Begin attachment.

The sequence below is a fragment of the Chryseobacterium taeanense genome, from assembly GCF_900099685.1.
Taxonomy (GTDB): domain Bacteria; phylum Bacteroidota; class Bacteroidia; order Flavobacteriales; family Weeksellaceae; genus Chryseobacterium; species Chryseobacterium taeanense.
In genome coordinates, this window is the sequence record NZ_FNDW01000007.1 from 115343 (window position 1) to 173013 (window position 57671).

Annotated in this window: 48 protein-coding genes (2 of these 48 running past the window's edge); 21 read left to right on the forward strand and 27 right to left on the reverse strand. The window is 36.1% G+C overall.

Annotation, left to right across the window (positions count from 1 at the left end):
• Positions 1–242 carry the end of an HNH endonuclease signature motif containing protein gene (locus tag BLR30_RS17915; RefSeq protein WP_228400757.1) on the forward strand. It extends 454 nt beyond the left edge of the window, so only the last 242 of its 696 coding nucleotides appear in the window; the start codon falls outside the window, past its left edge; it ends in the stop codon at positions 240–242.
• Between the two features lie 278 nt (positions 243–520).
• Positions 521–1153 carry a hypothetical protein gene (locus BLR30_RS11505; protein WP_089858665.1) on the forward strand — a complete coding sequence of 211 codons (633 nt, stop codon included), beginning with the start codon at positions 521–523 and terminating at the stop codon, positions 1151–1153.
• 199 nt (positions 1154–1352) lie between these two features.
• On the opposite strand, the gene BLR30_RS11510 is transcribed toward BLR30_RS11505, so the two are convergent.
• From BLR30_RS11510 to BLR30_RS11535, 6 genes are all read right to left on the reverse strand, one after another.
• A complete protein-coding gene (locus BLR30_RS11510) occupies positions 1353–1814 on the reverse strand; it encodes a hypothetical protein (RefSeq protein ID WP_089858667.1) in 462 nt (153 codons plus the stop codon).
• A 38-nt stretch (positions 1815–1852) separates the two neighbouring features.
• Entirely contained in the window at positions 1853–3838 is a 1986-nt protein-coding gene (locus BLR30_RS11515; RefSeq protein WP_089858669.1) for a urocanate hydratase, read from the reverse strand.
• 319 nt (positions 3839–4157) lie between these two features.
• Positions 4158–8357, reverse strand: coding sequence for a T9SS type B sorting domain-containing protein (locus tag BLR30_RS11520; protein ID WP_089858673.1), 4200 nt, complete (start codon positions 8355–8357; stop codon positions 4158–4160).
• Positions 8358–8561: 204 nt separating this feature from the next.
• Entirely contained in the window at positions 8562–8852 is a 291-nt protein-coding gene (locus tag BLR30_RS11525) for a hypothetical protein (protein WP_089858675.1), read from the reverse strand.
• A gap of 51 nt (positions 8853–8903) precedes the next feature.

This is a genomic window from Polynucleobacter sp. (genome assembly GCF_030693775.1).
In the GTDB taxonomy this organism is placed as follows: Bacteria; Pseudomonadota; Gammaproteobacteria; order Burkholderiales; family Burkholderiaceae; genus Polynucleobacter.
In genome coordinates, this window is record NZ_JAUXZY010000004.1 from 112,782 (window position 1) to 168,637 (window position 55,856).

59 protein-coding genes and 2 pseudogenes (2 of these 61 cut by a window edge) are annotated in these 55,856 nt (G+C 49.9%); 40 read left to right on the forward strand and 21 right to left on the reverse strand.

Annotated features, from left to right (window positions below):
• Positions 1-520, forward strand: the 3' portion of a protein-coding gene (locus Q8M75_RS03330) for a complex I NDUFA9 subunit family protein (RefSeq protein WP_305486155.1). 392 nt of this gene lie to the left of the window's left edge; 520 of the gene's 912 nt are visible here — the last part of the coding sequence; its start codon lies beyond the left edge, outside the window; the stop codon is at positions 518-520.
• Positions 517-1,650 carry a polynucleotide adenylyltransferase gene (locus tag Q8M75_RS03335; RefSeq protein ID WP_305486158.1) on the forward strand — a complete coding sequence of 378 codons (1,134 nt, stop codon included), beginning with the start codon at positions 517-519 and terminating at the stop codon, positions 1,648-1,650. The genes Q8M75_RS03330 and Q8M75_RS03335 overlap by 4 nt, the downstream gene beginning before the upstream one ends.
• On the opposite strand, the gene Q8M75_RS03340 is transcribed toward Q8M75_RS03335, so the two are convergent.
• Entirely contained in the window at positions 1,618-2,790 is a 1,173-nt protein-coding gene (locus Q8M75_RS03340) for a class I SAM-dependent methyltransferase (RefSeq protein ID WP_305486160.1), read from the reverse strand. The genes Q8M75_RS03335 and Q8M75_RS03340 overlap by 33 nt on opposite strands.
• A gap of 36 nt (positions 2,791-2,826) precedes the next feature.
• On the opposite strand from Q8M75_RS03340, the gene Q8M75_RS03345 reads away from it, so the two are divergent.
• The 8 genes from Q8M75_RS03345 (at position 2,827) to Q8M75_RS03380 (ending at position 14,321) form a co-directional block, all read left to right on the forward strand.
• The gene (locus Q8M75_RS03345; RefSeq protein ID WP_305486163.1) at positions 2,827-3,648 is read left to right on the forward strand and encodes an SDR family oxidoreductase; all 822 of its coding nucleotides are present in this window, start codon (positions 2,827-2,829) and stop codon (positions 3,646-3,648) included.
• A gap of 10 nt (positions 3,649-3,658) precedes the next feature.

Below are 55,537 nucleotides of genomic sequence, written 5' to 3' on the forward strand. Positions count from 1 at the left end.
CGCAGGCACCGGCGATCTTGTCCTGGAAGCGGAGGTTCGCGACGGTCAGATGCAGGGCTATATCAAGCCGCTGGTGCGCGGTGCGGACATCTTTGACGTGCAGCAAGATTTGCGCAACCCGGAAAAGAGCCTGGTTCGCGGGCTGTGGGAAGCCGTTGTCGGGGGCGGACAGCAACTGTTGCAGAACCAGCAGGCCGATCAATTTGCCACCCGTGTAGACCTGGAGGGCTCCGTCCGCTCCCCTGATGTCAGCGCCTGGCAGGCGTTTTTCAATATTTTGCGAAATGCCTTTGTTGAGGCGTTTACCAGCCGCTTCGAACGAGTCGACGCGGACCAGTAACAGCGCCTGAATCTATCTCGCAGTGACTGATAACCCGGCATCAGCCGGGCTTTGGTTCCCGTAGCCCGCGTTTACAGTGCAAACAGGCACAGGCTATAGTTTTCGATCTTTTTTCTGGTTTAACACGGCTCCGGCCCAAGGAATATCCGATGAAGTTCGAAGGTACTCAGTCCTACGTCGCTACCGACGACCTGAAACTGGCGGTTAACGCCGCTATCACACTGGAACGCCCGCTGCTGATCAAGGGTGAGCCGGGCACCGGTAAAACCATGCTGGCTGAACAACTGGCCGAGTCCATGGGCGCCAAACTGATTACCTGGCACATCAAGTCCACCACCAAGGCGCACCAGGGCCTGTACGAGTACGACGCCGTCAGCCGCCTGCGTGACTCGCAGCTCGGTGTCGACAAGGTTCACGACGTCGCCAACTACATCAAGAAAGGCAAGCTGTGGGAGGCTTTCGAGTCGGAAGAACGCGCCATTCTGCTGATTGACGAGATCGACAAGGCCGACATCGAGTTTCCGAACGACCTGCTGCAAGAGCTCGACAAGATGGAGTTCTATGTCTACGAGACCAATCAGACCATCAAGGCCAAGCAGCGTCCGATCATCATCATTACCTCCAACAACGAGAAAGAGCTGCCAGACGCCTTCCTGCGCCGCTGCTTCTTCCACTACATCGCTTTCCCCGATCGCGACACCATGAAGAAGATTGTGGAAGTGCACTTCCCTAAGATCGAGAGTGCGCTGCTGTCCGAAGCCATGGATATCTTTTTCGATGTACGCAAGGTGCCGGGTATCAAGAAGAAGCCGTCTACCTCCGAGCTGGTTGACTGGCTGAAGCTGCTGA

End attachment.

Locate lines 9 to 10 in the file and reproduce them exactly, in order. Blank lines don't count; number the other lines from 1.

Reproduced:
• 199 nt (positions 1154–1352) lie between these two features.
• On the opposite strand, the gene BLR30_RS11510 is transcribed toward BLR30_RS11505, so the two are convergent.